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I remember the first day I made a child’s eyes glow with mirth. The precious smile that stretched wide between his dimpled cheeks is unforgettable. The boy bounced over to his mommy, crying, “Can I get this one? Can I? Please, please, puh-leeeeeaase?” The towhead, about three years old, was happily trembling.
“But you already have a teddy bear,” she replied. The boy, Sammy, was not satisfied. He wanted me. Desperately.
So, just as his mother jingled the bells above the door of the toy store, Sammy, with his innocent hands, grasped me by the arm and stuffed me, suffocating, under his fleecy Gap sweatshirt.
I was terrified. I had never been to the Outside. My friends and I always talked about what happens to those who are chosen to go to the Outside, but none of us knew what it was really like. We just perched on our dusty shelf next to the yo-yo’s and some blue bouncy balls.
It was soon I discovered the Outside involved many adventures. The time I spent under Sammy’s shirt was not a pleasant experience. I would rather not remember it. He smelled a bit like sour milk and diapers that need changing. It was brutal to be squished against his broiling tummy. I had never felt anything like it.
I don’t recall when Sammy’s mother actually discovered he had stealthily snuck me out the store, but she didn’t seem to mind. Maybe she knew it was a lost battle to try removing me from his tight grip.
His grasp never loosened. For the next year, Sammy did not take his hand off of my arm. Never. If Sammy took a shower, I showered too. If Sammy played in the sandbox, so did I. If Sammy wanted to swim in the ocean, I also took a dip. Yes, I even went to school with Sammy. He refused to let me go.
That first year was rough, but it was also magical. I loved the sweet feeling of being wanted, of being needed by someone. I loved how I made his chubby face gleam every minute of the day. I loved how he loved me.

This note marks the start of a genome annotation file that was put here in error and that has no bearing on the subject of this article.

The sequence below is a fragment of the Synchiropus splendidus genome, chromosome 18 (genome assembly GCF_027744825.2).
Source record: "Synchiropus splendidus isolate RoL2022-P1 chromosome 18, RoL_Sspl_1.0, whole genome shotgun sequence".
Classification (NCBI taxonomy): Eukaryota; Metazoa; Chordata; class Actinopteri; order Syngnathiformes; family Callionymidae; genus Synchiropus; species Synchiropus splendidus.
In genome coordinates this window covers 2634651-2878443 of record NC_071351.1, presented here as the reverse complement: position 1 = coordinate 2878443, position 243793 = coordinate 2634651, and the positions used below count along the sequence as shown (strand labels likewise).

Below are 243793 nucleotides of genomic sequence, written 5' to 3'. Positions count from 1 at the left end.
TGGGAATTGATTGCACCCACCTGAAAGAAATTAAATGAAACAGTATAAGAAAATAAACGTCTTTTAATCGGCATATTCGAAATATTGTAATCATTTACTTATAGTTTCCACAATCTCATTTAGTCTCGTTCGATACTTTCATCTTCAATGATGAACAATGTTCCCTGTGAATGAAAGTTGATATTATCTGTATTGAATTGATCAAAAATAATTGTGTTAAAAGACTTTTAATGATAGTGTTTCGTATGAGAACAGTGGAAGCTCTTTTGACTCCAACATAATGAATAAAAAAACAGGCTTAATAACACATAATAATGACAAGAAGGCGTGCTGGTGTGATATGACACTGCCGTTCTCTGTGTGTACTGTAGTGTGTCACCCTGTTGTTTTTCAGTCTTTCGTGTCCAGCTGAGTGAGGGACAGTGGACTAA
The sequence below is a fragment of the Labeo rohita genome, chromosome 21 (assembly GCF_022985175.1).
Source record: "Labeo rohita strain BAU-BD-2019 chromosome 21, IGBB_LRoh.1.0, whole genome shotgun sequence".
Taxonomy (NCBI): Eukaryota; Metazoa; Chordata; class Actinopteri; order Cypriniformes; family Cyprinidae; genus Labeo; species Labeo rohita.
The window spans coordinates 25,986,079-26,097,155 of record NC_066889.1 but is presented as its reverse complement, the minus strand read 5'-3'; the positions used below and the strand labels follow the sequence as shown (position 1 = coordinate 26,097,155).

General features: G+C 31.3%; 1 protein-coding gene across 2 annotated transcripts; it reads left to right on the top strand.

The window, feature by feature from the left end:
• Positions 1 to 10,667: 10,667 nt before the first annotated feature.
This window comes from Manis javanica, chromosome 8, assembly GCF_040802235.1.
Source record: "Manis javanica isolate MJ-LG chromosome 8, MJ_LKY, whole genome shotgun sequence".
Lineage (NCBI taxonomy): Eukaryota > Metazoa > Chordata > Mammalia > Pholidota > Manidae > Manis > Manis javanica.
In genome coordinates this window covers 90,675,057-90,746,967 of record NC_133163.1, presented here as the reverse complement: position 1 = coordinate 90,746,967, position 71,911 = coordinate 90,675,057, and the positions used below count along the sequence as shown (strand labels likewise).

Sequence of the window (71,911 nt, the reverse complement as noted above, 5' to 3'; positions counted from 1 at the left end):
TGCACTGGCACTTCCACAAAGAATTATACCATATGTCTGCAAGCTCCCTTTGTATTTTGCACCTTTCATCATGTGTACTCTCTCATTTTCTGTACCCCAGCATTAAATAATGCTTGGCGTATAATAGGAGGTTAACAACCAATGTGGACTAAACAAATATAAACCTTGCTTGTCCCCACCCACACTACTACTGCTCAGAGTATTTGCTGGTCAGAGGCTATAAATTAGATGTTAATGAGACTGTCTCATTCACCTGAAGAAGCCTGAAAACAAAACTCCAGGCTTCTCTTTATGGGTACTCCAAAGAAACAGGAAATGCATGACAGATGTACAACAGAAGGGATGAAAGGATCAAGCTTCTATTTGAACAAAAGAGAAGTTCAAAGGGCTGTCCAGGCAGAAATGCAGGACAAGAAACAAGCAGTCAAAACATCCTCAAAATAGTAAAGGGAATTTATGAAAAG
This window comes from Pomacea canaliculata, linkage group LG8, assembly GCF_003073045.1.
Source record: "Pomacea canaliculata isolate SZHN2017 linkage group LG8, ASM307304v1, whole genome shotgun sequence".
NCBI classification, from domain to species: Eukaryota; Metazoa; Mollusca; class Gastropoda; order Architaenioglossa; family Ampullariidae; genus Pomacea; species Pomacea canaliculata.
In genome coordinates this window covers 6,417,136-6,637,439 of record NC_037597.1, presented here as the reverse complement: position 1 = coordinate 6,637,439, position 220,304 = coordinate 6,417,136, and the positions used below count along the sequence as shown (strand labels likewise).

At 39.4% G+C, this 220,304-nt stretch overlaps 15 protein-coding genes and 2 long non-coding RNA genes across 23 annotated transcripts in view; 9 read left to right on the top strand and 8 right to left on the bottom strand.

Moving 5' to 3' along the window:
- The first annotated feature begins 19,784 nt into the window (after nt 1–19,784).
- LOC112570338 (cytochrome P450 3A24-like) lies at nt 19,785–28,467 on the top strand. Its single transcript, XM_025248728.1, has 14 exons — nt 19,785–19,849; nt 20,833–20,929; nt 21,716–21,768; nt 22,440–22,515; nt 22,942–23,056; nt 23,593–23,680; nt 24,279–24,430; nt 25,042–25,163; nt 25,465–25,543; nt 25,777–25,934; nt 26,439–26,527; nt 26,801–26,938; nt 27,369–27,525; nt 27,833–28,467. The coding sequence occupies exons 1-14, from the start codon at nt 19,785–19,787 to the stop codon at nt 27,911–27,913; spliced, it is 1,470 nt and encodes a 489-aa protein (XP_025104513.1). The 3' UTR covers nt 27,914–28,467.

I learned over the next five years that the Outside was fun. However, it did have its consequences. If Sammy even got the slightest bit of mud on my fur, his mother would put me in a horrible metal box that made lots of noise and gave me terrible dizziness. She called it The Washing Machine. It squirted water from every direction and pulsated through my stuffing until I was soapy and soggy. Sammy liked to press his nose against the icy glass window, his face plastered with a pout, and I would watch his eyes spin in circles, following me. Those were the worst times.
But there were good times as well. One day Sammy took me to a jungle of giant plastic poles, bridges, and towers that he called The Playground. The best part was when we went down the tall slide. Sammy sat at the very top and placed me on his small lap. Then he would show me the whole world. “See that tree over there, Teddy? It’s my favorite. Oh, Teddy! Look at the pretty birdie! It’s red. See, Teddy?” Finally, when Sammy was ready, he would count down from five and when he got to one, we flew down the slide with the utmost grace and poise. These were the best times.
Now Sammy is twelve. He’s growing up fast. He no longer grips my arm all day long, tugging me everywhere he goes. His hair is no longer bright blonde, but a lighter brunette color instead. He is almost as tall as his mommy now. I miss the old days when we played in the Outside and he talked to me. But I’m not sad because I know he still loves me. Every night, when it is late and Sammy has finished his homework, he slips into bed and searches the downy covers to find me. And when he does, he holds me close next to his warm skin and whispers, “Goodnight Teddy. I love you.”
“I love you too,” I say.